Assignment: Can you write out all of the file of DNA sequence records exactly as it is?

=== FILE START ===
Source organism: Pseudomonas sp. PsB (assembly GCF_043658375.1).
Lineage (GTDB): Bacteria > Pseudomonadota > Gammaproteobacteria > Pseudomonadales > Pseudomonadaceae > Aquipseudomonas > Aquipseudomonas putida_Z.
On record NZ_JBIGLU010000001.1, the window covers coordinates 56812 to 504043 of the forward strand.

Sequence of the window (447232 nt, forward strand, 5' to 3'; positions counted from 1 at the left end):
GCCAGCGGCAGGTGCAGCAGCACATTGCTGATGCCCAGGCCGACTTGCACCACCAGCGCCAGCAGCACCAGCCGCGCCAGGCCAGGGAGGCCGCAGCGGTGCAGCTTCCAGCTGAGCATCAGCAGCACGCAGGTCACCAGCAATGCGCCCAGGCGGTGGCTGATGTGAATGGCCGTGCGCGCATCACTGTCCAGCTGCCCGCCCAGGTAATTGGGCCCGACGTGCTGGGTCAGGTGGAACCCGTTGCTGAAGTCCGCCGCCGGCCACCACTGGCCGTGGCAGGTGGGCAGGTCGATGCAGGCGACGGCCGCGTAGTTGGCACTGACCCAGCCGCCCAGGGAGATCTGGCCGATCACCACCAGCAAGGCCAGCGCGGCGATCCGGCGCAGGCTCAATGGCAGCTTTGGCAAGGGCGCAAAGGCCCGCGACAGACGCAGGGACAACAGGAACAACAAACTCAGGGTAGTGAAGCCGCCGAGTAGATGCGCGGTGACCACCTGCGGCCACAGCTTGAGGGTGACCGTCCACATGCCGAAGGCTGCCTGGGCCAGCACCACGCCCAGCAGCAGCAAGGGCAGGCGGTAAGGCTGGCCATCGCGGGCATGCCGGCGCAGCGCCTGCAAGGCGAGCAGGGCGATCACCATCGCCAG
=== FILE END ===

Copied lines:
Source organism: Pseudomonas sp. PsB (assembly GCF_043658375.1).
Lineage (GTDB): Bacteria > Pseudomonadota > Gammaproteobacteria > Pseudomonadales > Pseudomonadaceae > Aquipseudomonas > Aquipseudomonas putida_Z.
On record NZ_JBIGLU010000001.1, the window covers coordinates 56812 to 504043 of the forward strand.

Sequence of the window (447232 nt, forward strand, 5' to 3'; positions counted from 1 at the left end):
GCCAGCGGCAGGTGCAGCAGCACATTGCTGATGCCCAGGCCGACTTGCACCACCAGCGCCAGCAGCACCAGCCGCGCCAGGCCAGGGAGGCCGCAGCGGTGCAGCTTCCAGCTGAGCATCAGCAGCACGCAGGTCACCAGCAATGCGCCCAGGCGGTGGCTGATGTGAATGGCCGTGCGCGCATCACTGTCCAGCTGCCCGCCCAGGTAATTGGGCCCGACGTGCTGGGTCAGGTGGAACCCGTTGCTGAAGTCCGCCGCCGGCCACCACTGGCCGTGGCAGGTGGGCAGGTCGATGCAGGCGACGGCCGCGTAGTTGGCACTGACCCAGCCGCCCAGGGAGATCTGGCCGATCACCACCAGCAAGGCCAGCGCGGCGATCCGGCGCAGGCTCAATGGCAGCTTTGGCAAGGGCGCAAAGGCCCGCGACAGACGCAGGGACAACAGGAACAACAAACTCAGGGTAGTGAAGCCGCCGAGTAGATGCGCGGTGACCACCTGCGGCCACAGCTTGAGGGTGACCGTCCACATGCCGAAGGCTGCCTGGGCCAGCACCACGCCCAGCAGCAGCAAGGGCAGGCGGTAAGGCTGGCCATCGCGGGCATGCCGGCGCAGCGCCTGCAAGGCGAGCAGGGCGATCACCATCGCCAG